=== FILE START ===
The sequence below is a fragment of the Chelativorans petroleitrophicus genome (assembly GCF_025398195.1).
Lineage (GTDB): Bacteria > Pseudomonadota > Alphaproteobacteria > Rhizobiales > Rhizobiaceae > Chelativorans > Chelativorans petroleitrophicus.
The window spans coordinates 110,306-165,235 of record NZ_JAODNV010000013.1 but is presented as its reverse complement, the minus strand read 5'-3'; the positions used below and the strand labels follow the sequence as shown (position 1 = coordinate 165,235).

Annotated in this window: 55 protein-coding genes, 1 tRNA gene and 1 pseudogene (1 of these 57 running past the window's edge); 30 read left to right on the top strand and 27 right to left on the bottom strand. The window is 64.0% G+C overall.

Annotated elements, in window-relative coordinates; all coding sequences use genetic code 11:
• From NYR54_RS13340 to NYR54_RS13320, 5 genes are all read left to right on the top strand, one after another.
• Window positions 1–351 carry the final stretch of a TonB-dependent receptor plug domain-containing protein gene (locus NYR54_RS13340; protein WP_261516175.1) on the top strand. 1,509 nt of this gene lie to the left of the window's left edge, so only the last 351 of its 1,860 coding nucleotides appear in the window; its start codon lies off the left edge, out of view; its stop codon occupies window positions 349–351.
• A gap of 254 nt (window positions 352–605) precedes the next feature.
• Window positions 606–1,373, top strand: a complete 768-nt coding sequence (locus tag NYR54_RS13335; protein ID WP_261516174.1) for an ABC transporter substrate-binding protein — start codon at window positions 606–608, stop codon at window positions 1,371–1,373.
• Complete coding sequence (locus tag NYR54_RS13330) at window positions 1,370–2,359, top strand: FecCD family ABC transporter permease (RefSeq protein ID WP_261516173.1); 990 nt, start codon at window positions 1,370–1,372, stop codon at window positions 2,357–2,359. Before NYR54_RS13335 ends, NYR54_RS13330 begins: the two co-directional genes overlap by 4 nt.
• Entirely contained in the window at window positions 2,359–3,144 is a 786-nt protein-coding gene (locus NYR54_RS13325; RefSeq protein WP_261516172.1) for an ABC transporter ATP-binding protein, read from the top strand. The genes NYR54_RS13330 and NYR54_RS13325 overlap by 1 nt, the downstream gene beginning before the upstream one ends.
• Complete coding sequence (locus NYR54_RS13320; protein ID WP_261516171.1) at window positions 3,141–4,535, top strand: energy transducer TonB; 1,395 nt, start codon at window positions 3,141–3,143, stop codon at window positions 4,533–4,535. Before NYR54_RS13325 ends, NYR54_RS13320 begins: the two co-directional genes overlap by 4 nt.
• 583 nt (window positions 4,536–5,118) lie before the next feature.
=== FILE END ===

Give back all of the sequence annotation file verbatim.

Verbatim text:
The sequence below is a fragment of the Chelativorans petroleitrophicus genome (assembly GCF_025398195.1).
Lineage (GTDB): Bacteria > Pseudomonadota > Alphaproteobacteria > Rhizobiales > Rhizobiaceae > Chelativorans > Chelativorans petroleitrophicus.
The window spans coordinates 110,306-165,235 of record NZ_JAODNV010000013.1 but is presented as its reverse complement, the minus strand read 5'-3'; the positions used below and the strand labels follow the sequence as shown (position 1 = coordinate 165,235).

Annotated in this window: 55 protein-coding genes, 1 tRNA gene and 1 pseudogene (1 of these 57 running past the window's edge); 30 read left to right on the top strand and 27 right to left on the bottom strand. The window is 64.0% G+C overall.

Annotated elements, in window-relative coordinates; all coding sequences use genetic code 11:
• From NYR54_RS13340 to NYR54_RS13320, 5 genes are all read left to right on the top strand, one after another.
• Window positions 1–351 carry the final stretch of a TonB-dependent receptor plug domain-containing protein gene (locus NYR54_RS13340; protein WP_261516175.1) on the top strand. 1,509 nt of this gene lie to the left of the window's left edge, so only the last 351 of its 1,860 coding nucleotides appear in the window; its start codon lies off the left edge, out of view; its stop codon occupies window positions 349–351.
• A gap of 254 nt (window positions 352–605) precedes the next feature.
• Window positions 606–1,373, top strand: a complete 768-nt coding sequence (locus tag NYR54_RS13335; protein ID WP_261516174.1) for an ABC transporter substrate-binding protein — start codon at window positions 606–608, stop codon at window positions 1,371–1,373.
• Complete coding sequence (locus tag NYR54_RS13330) at window positions 1,370–2,359, top strand: FecCD family ABC transporter permease (RefSeq protein ID WP_261516173.1); 990 nt, start codon at window positions 1,370–1,372, stop codon at window positions 2,357–2,359. Before NYR54_RS13335 ends, NYR54_RS13330 begins: the two co-directional genes overlap by 4 nt.
• Entirely contained in the window at window positions 2,359–3,144 is a 786-nt protein-coding gene (locus NYR54_RS13325; RefSeq protein WP_261516172.1) for an ABC transporter ATP-binding protein, read from the top strand. The genes NYR54_RS13330 and NYR54_RS13325 overlap by 1 nt, the downstream gene beginning before the upstream one ends.
• Complete coding sequence (locus NYR54_RS13320; protein ID WP_261516171.1) at window positions 3,141–4,535, top strand: energy transducer TonB; 1,395 nt, start codon at window positions 3,141–3,143, stop codon at window positions 4,533–4,535. Before NYR54_RS13325 ends, NYR54_RS13320 begins: the two co-directional genes overlap by 4 nt.
• 583 nt (window positions 4,536–5,118) lie before the next feature.